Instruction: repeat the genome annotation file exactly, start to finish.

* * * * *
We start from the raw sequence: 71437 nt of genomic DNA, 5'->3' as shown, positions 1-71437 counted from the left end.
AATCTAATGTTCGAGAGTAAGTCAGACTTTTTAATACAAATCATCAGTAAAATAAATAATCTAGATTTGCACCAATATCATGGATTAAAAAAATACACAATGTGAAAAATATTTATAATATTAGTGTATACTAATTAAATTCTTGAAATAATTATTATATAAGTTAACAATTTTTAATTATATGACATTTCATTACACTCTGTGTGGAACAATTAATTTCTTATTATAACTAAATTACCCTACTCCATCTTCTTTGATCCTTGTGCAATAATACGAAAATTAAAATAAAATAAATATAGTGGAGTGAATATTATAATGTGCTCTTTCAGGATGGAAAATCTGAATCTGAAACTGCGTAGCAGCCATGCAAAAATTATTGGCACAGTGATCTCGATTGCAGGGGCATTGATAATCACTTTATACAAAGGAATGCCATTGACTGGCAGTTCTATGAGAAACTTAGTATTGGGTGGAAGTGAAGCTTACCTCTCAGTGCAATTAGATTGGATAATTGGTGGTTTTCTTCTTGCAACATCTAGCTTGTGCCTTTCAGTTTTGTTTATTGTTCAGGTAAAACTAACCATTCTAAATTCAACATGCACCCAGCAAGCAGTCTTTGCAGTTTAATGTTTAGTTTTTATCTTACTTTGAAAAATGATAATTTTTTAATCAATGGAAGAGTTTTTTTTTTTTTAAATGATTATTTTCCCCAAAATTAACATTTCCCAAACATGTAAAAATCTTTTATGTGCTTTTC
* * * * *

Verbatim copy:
We start from the raw sequence: 71437 nt of genomic DNA, 5'->3' as shown, positions 1-71437 counted from the left end.
AATCTAATGTTCGAGAGTAAGTCAGACTTTTTAATACAAATCATCAGTAAAATAAATAATCTAGATTTGCACCAATATCATGGATTAAAAAAATACACAATGTGAAAAATATTTATAATATTAGTGTATACTAATTAAATTCTTGAAATAATTATTATATAAGTTAACAATTTTTAATTATATGACATTTCATTACACTCTGTGTGGAACAATTAATTTCTTATTATAACTAAATTACCCTACTCCATCTTCTTTGATCCTTGTGCAATAATACGAAAATTAAAATAAAATAAATATAGTGGAGTGAATATTATAATGTGCTCTTTCAGGATGGAAAATCTGAATCTGAAACTGCGTAGCAGCCATGCAAAAATTATTGGCACAGTGATCTCGATTGCAGGGGCATTGATAATCACTTTATACAAAGGAATGCCATTGACTGGCAGTTCTATGAGAAACTTAGTATTGGGTGGAAGTGAAGCTTACCTCTCAGTGCAATTAGATTGGATAATTGGTGGTTTTCTTCTTGCAACATCTAGCTTGTGCCTTTCAGTTTTGTTTATTGTTCAGGTAAAACTAACCATTCTAAATTCAACATGCACCCAGCAAGCAGTCTTTGCAGTTTAATGTTTAGTTTTTATCTTACTTTGAAAAATGATAATTTTTTAATCAATGGAAGAGTTTTTTTTTTTTTAAATGATTATTTTCCCCAAAATTAACATTTCCCAAACATGTAAAAATCTTTTATGTGCTTTTC